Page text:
by Art Suwansang Published 01/08/2011
Photography is a blank canvas for creative expression and its basic principles have not changed much through the years. What has change is the way we go about capturing the image and manipulating it in post-production. We have come from the days of darkroom printing - using an enlarger to expose light on sliver-coated paper, chemical bath, water rinse, hang and dry - to develop the image. Now our darkroom is simply our computer, and instead of manipulating silver crystal, we are transforming pixels on a screen where change is instantaneous. In the past, we would make multiple prints with a variety of adjustments to see what would look best. Fast forward to today, we are still doing the same thing with the digital image, finding variation through an assortment of image treatments and adjustments to express our vision.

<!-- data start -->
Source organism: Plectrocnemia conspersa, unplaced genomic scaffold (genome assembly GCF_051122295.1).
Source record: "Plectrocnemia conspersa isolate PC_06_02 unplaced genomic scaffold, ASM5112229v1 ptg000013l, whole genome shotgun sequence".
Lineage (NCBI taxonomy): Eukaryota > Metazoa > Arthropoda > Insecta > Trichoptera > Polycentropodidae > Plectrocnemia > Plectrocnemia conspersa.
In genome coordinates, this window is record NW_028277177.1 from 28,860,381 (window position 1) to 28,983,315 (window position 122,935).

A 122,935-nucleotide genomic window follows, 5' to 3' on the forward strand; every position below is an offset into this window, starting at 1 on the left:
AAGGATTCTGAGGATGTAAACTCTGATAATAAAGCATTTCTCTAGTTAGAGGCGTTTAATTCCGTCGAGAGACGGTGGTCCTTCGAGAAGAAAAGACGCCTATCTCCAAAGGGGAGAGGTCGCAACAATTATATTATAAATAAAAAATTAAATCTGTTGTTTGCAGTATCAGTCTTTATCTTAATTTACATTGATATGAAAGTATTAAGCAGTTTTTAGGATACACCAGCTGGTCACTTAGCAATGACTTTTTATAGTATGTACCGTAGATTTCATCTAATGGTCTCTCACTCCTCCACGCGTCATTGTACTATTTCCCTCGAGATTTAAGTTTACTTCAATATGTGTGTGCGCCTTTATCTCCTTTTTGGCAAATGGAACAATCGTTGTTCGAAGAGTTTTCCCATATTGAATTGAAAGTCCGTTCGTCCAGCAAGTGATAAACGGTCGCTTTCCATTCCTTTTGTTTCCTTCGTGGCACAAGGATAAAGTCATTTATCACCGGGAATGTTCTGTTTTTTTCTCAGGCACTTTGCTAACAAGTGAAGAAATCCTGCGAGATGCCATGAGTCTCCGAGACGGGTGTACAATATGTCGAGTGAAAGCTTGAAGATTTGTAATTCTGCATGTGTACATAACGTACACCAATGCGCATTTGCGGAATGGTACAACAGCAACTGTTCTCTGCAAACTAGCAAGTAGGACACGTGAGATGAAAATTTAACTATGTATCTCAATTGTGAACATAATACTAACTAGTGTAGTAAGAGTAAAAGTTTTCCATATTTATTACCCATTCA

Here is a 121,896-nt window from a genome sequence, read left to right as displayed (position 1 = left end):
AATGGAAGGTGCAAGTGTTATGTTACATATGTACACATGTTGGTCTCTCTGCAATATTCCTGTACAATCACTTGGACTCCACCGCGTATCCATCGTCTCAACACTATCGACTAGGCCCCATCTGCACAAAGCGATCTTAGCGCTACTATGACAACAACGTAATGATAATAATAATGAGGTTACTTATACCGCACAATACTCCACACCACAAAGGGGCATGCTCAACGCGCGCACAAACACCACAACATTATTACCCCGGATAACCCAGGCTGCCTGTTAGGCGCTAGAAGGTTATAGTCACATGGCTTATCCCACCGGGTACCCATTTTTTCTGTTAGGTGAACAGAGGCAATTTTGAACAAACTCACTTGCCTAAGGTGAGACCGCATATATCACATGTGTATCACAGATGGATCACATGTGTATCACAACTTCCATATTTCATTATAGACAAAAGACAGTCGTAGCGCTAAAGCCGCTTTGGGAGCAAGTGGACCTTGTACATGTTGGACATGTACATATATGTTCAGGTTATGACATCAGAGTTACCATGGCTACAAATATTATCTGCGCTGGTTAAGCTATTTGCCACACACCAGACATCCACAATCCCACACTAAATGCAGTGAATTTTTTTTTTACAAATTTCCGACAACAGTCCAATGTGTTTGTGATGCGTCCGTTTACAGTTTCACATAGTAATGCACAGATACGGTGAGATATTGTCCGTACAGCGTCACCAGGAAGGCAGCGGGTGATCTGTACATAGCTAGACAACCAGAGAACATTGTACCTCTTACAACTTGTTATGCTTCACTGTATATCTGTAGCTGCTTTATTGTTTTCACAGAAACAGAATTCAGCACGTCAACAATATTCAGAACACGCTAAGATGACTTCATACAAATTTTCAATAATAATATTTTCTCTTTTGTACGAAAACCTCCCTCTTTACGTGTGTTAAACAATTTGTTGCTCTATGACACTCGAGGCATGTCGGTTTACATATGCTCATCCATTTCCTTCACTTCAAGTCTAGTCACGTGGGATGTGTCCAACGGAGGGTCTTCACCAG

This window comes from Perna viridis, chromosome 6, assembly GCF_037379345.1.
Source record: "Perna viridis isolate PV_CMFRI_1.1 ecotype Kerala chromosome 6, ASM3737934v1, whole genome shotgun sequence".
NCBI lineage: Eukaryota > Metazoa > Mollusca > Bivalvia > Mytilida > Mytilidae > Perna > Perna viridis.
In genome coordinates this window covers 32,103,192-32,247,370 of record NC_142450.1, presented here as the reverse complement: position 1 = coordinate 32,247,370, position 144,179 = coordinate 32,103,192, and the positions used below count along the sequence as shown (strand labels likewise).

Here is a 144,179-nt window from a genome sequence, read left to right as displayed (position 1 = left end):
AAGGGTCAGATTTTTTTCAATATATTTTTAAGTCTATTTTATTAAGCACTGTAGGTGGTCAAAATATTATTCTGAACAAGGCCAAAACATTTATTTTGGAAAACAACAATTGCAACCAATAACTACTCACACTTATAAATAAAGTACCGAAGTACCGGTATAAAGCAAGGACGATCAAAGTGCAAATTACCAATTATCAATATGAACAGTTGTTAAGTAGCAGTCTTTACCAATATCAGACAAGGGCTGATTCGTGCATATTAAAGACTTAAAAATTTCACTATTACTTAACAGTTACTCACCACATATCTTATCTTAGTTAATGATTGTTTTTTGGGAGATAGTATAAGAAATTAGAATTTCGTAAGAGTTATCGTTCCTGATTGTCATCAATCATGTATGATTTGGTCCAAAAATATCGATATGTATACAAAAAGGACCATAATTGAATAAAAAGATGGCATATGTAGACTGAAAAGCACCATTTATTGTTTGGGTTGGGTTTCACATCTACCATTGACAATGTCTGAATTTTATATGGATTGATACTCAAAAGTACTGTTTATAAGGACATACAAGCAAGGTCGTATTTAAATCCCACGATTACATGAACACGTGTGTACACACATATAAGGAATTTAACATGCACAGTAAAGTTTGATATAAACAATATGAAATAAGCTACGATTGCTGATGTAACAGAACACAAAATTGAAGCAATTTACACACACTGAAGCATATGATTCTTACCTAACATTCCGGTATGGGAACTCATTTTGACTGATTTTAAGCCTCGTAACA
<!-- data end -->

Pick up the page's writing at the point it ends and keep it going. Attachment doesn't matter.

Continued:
Digital allows us to change and enhance images instantly, but how do we view and compare these changes to pick the best adjustment? For example: if you want an image (figure 1) in colour, black and white, sepia and cyanotype - how can these interim treatments be applied to the file and saved for later refinement? Let's examine two very common solutions to achieve this.
The first method involves making multiple duplicates of your original image so that different treatment may be applied to each of the copies. If you shoot RAW, then each of these copies would have their own adjustment parameter, or what is known as an XMP sidecar file. This approach creates unnecessary redundancy in your file storage system. The other method is to process the original RAW file into a Tiff or Photoshop Document, PSD file, and use layers to apply effects. However, this approach does not allow you to readily compare the effects side by side. These two methods work, but they are far from efficient, and both consume a large amount of disk space.
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